Monitor Farms: Soil and brome success, carbon next priority

Cleveland farmer John Aynsley has seen soil health improve by successfully adopting direct drilling as part of his three-year stint as an AHDB Monitor Farm in the North East.

He has also seen success in tackling a serious sterile brome infestation on his farm, near Saltburn. 

Pip Robson, who farms near Alnwick, is now taking on the Monitor Farm role in the North East and his aim is to reduce his carbon footprint. Farmers Weekly takes a closer look. 

See also: Advice on best drilling date for winter wheat in England and Scotland

Saltburn Monitor Farm, Skelton Estate, Guisborough

John Aynsley with cattle

John Aynsley

Farm manager John Aynsley had three main aims when he became the host of the AHDB’s Saltburn Monitor Farm in 2017.

  • The first of these was to improve soil health, as the 1,456ha estate farm had been growing continuous wheat before he took over in 2011 and soils had become anaerobic and devoid of life.
  • The second was to try and control sterile brome, to help with the part of the farm that had a serious infestation of the weed.
  • The third was to investigate rotations and expand the cropping plan.

“It was clear when I first came here that things had to change,” says Mr Aynsley. “So I had already started working with a soil consultant and using benchmarking to look closely at our costs.”

Farm facts: Skelton Estate

  • 1,456 ha mixed farm
  • 728ha arable – winter wheat, barley, oilseed rape and beans
  • 593ha grass – stabiliser suckler cows and Lleyn, Aberfield and Highland ewes
  • 135ha moorland

Direct drilling

One of the main challenges he faced at the outset of the Monitor Farm project was whether he could make direct drilling work, without reducing profits.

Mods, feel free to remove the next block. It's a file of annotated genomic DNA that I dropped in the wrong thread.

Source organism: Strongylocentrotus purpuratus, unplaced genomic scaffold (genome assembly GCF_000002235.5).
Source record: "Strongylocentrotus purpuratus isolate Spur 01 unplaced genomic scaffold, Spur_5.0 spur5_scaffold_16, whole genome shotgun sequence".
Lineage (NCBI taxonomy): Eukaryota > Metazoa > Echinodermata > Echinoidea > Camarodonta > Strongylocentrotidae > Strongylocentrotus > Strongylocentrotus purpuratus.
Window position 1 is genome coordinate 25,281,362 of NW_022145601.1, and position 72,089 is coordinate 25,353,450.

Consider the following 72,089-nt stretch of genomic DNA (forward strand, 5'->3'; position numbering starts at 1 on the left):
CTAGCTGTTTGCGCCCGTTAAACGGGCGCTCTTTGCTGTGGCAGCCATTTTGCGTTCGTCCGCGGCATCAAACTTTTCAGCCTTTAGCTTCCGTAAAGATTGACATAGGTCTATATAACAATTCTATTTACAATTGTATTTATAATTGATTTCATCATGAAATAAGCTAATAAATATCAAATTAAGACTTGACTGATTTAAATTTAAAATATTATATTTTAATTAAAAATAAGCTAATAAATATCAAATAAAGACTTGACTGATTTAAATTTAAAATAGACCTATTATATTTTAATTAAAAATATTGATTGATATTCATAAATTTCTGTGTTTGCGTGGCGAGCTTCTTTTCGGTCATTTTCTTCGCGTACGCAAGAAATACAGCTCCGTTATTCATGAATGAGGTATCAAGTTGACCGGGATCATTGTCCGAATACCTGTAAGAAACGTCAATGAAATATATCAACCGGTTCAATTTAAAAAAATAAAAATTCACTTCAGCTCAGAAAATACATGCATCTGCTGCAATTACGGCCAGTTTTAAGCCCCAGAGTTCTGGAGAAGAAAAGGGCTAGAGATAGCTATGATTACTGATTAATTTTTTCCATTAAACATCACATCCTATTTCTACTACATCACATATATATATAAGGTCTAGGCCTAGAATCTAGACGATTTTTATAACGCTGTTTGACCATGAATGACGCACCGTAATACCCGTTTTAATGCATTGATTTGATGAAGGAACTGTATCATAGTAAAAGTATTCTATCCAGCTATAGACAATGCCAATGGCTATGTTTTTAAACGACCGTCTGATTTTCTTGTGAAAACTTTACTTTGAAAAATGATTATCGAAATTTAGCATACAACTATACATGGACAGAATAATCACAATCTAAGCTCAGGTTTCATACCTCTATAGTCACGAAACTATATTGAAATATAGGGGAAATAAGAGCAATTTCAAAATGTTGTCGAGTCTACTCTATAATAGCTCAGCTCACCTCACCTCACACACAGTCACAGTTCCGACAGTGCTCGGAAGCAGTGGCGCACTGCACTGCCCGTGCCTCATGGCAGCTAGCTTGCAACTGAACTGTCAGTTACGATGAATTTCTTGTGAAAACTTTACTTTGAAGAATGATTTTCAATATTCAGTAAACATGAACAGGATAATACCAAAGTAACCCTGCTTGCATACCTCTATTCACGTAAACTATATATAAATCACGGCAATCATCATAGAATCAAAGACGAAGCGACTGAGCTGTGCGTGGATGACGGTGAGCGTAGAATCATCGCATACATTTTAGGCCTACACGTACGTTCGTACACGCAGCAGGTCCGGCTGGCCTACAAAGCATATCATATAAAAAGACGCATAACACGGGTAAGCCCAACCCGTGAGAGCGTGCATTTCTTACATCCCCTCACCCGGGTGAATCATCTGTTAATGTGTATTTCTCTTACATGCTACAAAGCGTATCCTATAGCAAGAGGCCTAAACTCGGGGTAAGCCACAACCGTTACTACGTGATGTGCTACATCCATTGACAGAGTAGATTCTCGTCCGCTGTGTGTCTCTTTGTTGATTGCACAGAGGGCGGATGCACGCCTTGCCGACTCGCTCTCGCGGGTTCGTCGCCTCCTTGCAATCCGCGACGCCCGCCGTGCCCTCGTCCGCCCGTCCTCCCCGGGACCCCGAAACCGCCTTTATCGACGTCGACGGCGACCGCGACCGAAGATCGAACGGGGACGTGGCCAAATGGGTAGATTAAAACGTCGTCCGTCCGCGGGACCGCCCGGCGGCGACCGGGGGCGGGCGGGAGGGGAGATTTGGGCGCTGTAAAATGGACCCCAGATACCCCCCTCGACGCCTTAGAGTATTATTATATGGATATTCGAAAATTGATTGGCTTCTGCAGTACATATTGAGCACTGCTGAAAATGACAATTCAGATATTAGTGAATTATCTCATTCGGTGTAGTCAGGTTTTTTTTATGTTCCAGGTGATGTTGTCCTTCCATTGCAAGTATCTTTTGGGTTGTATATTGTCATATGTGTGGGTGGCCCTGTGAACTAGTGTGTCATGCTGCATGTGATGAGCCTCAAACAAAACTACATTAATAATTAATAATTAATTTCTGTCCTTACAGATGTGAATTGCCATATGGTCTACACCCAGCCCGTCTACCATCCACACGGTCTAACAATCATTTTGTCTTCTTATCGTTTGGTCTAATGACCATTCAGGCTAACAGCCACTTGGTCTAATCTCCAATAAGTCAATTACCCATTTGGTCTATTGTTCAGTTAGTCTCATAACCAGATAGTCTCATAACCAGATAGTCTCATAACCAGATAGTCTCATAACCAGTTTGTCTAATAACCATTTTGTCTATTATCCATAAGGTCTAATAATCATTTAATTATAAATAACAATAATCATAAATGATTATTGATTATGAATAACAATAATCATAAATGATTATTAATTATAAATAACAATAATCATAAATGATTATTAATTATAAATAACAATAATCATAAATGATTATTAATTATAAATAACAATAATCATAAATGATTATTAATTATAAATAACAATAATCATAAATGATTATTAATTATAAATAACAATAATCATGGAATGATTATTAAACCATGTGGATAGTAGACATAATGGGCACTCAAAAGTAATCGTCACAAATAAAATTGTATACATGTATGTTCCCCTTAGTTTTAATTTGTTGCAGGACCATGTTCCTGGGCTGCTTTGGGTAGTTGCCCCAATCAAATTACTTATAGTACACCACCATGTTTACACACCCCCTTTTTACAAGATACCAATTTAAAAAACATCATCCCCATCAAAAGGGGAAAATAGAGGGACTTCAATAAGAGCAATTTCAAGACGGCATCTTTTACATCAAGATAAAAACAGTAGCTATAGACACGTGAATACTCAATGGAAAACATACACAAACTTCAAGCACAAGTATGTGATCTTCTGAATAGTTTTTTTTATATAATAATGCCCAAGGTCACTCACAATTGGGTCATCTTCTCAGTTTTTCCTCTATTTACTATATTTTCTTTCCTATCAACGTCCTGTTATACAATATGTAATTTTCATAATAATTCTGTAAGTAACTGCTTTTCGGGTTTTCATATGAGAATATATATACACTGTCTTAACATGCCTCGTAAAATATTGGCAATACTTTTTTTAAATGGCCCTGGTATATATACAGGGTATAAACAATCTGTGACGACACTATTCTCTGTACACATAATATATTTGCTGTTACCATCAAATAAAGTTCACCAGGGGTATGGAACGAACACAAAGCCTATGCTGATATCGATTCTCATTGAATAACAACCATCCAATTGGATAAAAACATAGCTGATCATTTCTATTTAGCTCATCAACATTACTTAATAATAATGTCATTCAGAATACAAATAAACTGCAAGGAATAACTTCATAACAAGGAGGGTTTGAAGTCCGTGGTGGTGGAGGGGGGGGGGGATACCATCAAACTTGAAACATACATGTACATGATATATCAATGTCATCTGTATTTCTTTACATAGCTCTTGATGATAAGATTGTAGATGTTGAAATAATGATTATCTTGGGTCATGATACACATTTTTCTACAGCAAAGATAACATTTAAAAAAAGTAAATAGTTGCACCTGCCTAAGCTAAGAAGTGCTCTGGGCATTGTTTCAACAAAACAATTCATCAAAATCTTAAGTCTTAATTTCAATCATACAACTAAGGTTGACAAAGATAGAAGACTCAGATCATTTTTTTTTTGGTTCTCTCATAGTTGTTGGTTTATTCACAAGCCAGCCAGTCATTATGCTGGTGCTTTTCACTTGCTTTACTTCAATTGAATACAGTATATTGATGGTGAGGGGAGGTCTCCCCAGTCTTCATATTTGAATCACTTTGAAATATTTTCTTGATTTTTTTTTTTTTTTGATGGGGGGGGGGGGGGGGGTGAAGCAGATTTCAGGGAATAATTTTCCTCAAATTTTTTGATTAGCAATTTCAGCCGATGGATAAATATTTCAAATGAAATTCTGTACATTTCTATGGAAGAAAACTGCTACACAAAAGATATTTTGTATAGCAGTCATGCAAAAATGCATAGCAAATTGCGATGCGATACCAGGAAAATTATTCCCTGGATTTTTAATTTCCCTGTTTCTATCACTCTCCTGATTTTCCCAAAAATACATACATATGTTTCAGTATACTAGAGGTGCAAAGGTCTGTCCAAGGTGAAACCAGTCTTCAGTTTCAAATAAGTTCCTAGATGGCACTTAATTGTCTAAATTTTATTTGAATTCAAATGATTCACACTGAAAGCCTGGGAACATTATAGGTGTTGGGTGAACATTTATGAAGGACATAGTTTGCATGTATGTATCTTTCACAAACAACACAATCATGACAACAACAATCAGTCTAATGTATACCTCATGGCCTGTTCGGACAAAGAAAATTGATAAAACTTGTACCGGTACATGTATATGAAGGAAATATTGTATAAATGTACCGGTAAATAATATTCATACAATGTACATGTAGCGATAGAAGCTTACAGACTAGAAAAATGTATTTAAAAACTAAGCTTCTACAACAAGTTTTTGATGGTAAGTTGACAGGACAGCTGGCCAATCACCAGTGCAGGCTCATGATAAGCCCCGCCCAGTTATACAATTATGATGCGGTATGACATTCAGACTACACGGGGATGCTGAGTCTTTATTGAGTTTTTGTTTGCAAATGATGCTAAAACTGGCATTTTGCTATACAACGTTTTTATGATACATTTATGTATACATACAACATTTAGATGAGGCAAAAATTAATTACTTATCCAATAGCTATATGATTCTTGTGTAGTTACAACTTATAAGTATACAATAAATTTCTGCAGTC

Having already reduced tillage depth from 25cm to 10cm with the farm’s min-till system, the next stage was to introduce direct drilling – something he describes as a big step.

Having committed 106ha of poor, wet ground that had previously been in continuous wheat to the project, he bought a second-hand tine-based Horsch CO6 drill fitted for direct drilling.

The first year saw him introduce cover crops and winter beans, both of which were successful and showed him what could be achieved.

Three years later, Mr Aynsley is pleased with the progress he has made. Soils have improved and he has a clearer understanding of what needs to be done.

“Getting the calcium-magnesium balance right is essential in these soils, which are high in magnesium,” he explains. “If that isn’t right, it’s like working with wet plasticine.”

As a result of his intervention, soils are notably more friable in the top 10cm, helped by early drilling and using high seed rates.

“That might seem strange and against popular advice, but getting the crop in and a good root mass developing in the ground helps with filtration,” he notes. “We don’t have nearly as much water lying around as we used to.”

He admits that he’s had to learn to stop doing the wrong things. “We now don’t go into the field if we shouldn’t be there. Once the soil starts sticking to the wheels, we have to get out. That’s a tough discipline.”

Wheat yields have not suffered with the use of direct drilling, with the number of heads/sq m remaining the same, even with the difference in row widths.

“Direct drilling works,” he says. “It’s a mindset thing – if you want it to work, it will.”

Brome

Sterile brome control is improving, but the weed hasn’t been conquered fully.

“We’re learning how to manage it with a different rotation and the help of glyphosate. Using cover crops before winter beans, or a cover crop before spring barley and then beans has shown it can be done.”

The rest of the estate was in a three-crop rotation of winter barley, oilseed rape and winter wheat, all of which was min-tilled.

He is now moving to a five-crop rotation of winter barley, oilseed rape, winter wheat, winter beans and winter wheat.

As far as profitability is concerned, direct drilling has helped to reduce fixed costs, says Mr Aynsley.